Jason Bay press conference highlights

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The Mets unveiled their newest bauble a couple of hours ago. After giving him a New York Rangers jersey with his name on it — seriously — Bay faced the press. The whole thing is here if you want to read it. Here are the highlights:

  • Asked about leaving the Sox, Bay said that he was open to the idea of returning to Boston at season’s end but that “what it boiled down to, I just think the Mets wanted me more”;
  • Bay said that the Mets were on his “short list.” Why? “The chance to win.”  I’m going to assume that was a covert tip to the media that Omar Minaya is going to be fired soon, because otherwise the statement simply wouldn’t make any sense;
  • Is he worried about the big Citi Field outfield? “For those of you who don’t know, and I’m sure most of you do,
    Pittsburgh is very spacious as well, and you play half your games on
    the road . . . I’m by no means Torii Hunter out there. I know that. But I still think I’m pretty good.”
  • Someone asked him if replacing Manny Ramirez in Boston will help “with what he’ll see in New York.” Bay was diplomatic. I wish, however, that he had said “yeah, because replacing Gary Sheffield’s rotting corpse and the misfit toys Jerry ran out there last year will be REALLY tough. Jeez!”
  • Bay said that between the first offer at the Winter Meetings and the time the deal was basically done was “a week or 10 days or something.”  I suppose everyone’s definition of a done deal differs a bit, but assuming things were essentially in place in the time frame Bay says they were, we all should apologize for our “this is taking forever; Bay doesn’t want to come to New York” snark.
  • He was asked what other teams were in the running for his services: “We can leave the second part of that question out. I don’t think we need to get into where I ultimately could have been.” Clearly the Mystery Team has Bay’s family held hostage and will only release them once the heat dies down. The Mystery Team doesn’t mess around. Mess you up, man.
  • What about that Gammons quote about how he would rather play in Beirut than Queens?  “I kind of heard about that around the way.”  “Around the way?” What, is Bay an extra on “The Wire?”  He goes on: “People have opinions — that’s fine. To say those were my opinions and that’s the way I felt, that hurts a little bit.”  Peter Groton Gammons! You’ve hurt Jason’s feelings! Now I want you to apologize this instant young man!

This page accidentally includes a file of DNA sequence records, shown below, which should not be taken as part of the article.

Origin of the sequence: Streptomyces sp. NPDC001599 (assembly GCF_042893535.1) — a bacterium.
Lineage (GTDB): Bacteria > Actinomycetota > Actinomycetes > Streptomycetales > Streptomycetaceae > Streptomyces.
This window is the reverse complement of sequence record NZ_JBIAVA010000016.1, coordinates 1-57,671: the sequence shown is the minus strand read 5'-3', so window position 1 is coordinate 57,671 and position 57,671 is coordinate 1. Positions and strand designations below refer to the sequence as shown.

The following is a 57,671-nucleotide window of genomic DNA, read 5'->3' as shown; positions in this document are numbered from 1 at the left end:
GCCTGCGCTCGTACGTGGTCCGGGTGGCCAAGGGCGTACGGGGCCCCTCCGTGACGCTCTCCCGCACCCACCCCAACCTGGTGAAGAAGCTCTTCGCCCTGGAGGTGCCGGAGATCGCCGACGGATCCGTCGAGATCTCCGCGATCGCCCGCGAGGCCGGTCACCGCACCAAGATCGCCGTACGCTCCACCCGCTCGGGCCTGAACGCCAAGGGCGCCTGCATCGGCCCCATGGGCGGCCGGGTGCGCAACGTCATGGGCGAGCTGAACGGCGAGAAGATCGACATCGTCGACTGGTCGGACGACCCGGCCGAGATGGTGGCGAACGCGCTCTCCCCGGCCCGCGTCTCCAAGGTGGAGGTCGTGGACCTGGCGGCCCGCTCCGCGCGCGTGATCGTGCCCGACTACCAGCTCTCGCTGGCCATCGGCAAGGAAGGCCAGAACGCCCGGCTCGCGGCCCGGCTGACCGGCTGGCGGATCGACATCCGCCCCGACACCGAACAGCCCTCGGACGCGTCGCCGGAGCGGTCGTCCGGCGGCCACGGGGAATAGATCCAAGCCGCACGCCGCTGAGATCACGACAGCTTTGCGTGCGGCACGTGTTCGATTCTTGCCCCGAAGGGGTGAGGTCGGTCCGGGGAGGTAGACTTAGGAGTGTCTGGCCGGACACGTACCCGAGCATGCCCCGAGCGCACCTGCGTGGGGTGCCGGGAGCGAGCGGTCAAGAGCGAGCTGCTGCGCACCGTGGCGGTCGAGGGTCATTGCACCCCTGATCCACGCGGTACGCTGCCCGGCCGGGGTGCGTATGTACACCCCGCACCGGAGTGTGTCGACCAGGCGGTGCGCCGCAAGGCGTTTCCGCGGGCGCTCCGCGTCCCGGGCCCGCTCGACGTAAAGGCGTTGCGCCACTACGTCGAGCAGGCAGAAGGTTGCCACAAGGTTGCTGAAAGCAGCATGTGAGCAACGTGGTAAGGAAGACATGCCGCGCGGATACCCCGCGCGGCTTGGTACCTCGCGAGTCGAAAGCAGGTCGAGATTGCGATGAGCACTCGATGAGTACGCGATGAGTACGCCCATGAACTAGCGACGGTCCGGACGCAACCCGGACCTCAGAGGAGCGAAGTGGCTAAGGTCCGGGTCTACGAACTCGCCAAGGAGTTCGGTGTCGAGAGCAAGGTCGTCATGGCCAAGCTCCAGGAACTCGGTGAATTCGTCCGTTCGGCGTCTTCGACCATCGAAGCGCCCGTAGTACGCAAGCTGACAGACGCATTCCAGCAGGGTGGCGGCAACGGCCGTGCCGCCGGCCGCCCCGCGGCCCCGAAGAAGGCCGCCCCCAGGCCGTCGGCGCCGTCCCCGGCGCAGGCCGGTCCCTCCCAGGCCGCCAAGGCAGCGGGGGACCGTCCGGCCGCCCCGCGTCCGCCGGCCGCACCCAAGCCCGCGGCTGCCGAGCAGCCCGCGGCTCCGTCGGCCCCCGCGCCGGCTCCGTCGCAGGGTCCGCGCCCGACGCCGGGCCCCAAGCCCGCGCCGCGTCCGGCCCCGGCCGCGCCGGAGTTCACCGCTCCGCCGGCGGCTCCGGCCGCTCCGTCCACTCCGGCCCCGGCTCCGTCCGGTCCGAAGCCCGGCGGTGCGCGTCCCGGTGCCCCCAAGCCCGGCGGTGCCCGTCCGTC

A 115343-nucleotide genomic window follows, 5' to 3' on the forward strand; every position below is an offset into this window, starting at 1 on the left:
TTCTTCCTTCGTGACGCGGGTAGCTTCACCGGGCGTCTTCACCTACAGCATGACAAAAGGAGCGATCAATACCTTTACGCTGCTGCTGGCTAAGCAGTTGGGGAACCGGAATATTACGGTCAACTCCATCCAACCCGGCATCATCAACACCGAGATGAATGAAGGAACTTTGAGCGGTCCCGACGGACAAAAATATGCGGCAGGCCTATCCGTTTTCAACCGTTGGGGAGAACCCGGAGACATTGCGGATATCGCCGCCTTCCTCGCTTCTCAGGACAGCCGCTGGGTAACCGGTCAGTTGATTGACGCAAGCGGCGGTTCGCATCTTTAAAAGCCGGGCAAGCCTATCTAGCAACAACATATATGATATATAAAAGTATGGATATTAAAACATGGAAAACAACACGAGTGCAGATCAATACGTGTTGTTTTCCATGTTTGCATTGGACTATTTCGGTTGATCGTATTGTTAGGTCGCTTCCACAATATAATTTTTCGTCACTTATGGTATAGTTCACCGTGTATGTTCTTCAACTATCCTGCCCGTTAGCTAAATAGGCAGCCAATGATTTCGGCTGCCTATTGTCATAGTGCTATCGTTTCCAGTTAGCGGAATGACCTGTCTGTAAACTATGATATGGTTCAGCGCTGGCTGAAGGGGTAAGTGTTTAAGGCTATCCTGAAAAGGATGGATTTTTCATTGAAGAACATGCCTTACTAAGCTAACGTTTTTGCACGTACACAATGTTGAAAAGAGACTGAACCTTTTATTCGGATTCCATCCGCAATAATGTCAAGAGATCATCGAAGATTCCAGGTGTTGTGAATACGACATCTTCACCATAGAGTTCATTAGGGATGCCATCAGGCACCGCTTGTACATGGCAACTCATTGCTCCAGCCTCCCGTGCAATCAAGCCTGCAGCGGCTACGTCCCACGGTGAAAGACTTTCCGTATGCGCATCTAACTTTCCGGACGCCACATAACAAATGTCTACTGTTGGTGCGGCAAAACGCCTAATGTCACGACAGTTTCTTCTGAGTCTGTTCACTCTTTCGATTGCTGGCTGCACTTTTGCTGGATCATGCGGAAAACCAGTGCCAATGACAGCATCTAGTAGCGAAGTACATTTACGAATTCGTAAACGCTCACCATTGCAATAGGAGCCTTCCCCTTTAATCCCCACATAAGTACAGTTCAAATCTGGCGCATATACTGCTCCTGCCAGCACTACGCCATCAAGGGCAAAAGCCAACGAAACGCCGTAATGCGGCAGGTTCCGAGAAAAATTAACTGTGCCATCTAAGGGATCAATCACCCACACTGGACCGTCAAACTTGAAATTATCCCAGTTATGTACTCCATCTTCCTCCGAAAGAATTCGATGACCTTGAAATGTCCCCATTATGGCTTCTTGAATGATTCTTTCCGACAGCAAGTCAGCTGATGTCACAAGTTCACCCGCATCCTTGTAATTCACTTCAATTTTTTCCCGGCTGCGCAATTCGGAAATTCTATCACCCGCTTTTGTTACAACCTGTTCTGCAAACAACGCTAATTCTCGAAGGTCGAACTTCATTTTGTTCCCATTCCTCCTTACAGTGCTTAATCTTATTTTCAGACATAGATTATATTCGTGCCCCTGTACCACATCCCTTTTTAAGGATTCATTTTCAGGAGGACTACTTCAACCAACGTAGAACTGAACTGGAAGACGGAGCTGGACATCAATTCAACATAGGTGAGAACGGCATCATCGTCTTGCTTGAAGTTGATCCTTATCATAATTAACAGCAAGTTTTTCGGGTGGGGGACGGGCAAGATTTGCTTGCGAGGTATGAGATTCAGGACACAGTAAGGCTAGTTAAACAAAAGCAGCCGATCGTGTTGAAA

• Asked about the state of his shoulder, which some feared would cause problems in his physical: “I actually never hurt my shoulder.”  Um, OK.  You know, I hate to continue to throw out conspiracy theories here, but the guy who was beating the Bay’s-physical-is-gonna-be-rough drum the hardest was Heyman. You don’t suppose that someone was whispering things to him about Bay’s shoulder in order to keep the Mets theoretically in play for a bit so some other high profile left field free agent could use them as a stalking horse, do you?  Nah, that would be crazy talk.

Anyway, Bay’s a Met now. Now on to the Bengie Molina sweepstakes.

Theo Epstein on sportswriters: “The life of a sportswriter is pretty lonely. You kind of work by yourself, sit there by yourself…”

CHICAGO, ILLINOIS - OCTOBER 07:  Chicago Cubs general manager Theo Epstein stands on the field during batting practice before the game between the Chicago Cubs and the San Francisco Giants at Wrigley Field on October 7, 2016 in Chicago, Illinois. (Photo by Jonathan Daniel/Getty Images)
Jonathan Daniel/Getty Images

Rick Morissey of the Chicago Sun-Times published an article on Sunday giving a bit of insight into Cubs president of baseball operations Theo Epstein. When Epsten was younger, he dabbled in sportswriting, but quickly realized the trade wasn’t for him.

As Morissey details, when Epstein was 19 years old writing for Yale’s student newspaper, he wrote an article suggesting the school’s football coach should be fired during what would become a 3-7 season. Epstein was told during the meeting that one writer would defend the coach and one would call for his job. “It was a lesson in the way that the world of journalism sometimes works. It was an eye-opener for me. I regret it, and I’ve happily moved on.”

Epstein continued, “I realized I didn’t want to be a sportswriter when I was interning with the Orioles back in ’92, ’93, ’94. I did do a lot of media-relations stuff, and I saw that the life of a sportswriter is pretty lonely. You kind of work by yourself, sit there by yourself in the press box, go back to the hotel bar. Not to generalize.” He added, “But I really respect writing and respect sportswriters.”

He’s not wrong, and he seems to have found his calling as a front office executive. His Cubs are back in the World Series for the first time since 1945.

Jason Kipnis injured his ankle celebrating the pennant with Francisco Lindor

TORONTO, ON - OCTOBER 17:  Jose Ramirez #11, Francisco Lindor #12, Jason Kipnis #22 and Mike Napoli #26 of the Cleveland Indians celebrate after defeating the Toronto Blue Jays with a score of 4 to 2 in game three of the American League Championship Series at Rogers Centre on October 17, 2016 in Toronto, Canada.  (Photo by Vaughn Ridley/Getty Images)
Vaughn Ridley/Getty Images

Indians second baseman Jason Kipnis tweeted on Sunday, “Got a little too close to [Francisco Lindor] during the celebration!! Freak accident but should be good to go by Tuesday! #cantkeepmeoutofthisgame!”

Per MLB.com’s Jordan Bastian, manager Terry Francona said Kipnis is dealing with a low ankle sprain, but he’s expected to be ready to go when the World Series begins on Tuesday. Kipnis went through fielding drills on Sunday.

Kipnis is hitting .167/.219/.367 with a pair of homers and four RBI in eight games this postseason.